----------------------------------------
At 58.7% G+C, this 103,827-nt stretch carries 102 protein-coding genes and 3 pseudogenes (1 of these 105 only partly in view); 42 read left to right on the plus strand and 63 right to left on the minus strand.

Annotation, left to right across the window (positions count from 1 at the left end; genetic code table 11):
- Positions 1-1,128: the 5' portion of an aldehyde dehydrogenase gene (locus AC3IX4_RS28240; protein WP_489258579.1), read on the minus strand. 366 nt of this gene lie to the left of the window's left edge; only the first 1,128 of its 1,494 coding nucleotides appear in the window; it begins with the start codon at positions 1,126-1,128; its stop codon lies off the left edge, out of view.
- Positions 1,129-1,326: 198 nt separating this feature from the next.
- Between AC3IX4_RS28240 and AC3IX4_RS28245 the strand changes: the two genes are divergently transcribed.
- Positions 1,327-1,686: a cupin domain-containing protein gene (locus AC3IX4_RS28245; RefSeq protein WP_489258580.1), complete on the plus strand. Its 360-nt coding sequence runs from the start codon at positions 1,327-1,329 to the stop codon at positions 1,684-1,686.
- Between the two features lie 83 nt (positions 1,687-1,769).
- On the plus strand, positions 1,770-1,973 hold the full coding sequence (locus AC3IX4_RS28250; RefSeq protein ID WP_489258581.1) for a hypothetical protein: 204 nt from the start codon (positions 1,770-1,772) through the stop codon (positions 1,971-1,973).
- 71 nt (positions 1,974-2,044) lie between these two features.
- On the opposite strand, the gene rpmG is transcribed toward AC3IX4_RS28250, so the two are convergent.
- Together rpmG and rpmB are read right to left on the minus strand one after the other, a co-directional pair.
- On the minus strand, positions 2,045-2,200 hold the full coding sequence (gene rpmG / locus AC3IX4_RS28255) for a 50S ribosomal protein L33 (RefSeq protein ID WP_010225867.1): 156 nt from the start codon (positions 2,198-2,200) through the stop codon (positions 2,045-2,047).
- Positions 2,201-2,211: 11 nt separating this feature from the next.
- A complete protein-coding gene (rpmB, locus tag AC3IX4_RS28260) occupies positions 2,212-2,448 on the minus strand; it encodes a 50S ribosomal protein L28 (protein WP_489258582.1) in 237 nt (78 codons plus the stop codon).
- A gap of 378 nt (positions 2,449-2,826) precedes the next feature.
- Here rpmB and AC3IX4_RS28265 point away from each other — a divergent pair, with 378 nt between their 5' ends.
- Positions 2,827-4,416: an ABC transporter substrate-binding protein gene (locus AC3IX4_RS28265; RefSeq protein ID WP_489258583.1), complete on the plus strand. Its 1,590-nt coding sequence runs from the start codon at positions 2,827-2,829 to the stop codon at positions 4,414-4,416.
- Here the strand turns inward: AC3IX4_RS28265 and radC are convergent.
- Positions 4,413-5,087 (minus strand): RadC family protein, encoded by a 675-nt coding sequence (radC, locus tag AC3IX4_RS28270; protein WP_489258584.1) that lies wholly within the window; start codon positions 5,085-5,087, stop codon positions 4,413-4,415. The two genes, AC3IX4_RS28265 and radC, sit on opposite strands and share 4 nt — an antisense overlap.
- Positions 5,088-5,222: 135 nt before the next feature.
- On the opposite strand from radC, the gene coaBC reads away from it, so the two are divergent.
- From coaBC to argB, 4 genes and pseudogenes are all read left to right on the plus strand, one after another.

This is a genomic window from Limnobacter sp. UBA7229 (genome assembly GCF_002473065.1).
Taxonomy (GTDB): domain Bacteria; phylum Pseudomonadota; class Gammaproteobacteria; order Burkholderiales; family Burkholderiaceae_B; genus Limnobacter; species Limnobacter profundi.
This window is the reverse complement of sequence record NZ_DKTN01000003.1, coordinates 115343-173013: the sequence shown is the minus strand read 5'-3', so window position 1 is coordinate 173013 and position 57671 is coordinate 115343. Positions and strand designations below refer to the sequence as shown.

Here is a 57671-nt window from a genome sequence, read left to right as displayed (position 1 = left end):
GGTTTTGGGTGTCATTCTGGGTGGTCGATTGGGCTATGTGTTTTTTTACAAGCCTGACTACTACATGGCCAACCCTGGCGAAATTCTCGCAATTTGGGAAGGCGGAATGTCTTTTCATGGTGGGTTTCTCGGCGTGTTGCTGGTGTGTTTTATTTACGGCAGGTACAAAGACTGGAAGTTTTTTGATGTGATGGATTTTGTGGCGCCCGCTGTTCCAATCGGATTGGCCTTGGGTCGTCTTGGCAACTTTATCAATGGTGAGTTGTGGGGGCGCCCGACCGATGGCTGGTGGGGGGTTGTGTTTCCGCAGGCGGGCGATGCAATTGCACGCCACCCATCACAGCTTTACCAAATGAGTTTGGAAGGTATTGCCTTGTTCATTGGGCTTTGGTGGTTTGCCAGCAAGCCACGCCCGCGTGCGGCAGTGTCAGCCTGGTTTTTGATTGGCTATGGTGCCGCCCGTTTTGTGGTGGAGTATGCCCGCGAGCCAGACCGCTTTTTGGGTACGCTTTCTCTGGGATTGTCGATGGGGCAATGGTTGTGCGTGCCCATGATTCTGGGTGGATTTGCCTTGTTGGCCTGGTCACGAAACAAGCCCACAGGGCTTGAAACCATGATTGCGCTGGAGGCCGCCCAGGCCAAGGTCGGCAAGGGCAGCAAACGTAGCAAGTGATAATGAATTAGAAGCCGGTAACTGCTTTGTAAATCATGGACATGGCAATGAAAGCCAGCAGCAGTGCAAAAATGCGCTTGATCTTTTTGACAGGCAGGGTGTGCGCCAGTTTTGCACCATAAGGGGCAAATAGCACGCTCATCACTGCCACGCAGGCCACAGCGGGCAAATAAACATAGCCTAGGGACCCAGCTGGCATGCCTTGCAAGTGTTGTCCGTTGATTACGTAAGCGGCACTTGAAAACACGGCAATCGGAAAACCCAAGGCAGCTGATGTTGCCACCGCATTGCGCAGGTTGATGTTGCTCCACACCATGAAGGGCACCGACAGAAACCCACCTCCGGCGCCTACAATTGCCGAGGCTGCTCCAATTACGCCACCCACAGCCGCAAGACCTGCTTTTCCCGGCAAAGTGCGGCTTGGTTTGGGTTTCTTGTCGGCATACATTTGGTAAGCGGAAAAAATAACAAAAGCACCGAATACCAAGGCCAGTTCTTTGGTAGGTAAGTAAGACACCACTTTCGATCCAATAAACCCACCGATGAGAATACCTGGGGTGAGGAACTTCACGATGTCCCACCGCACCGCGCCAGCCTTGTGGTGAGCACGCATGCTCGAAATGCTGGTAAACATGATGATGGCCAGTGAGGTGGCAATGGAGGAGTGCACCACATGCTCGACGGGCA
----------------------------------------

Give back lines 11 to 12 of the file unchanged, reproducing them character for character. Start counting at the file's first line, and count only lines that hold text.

- Together rpmG and rpmB are read right to left on the minus strand one after the other, a co-directional pair.
- On the minus strand, positions 2,045-2,200 hold the full coding sequence (gene rpmG / locus AC3IX4_RS28255) for a 50S ribosomal protein L33 (RefSeq protein ID WP_010225867.1): 156 nt from the start codon (positions 2,198-2,200) through the stop codon (positions 2,045-2,047).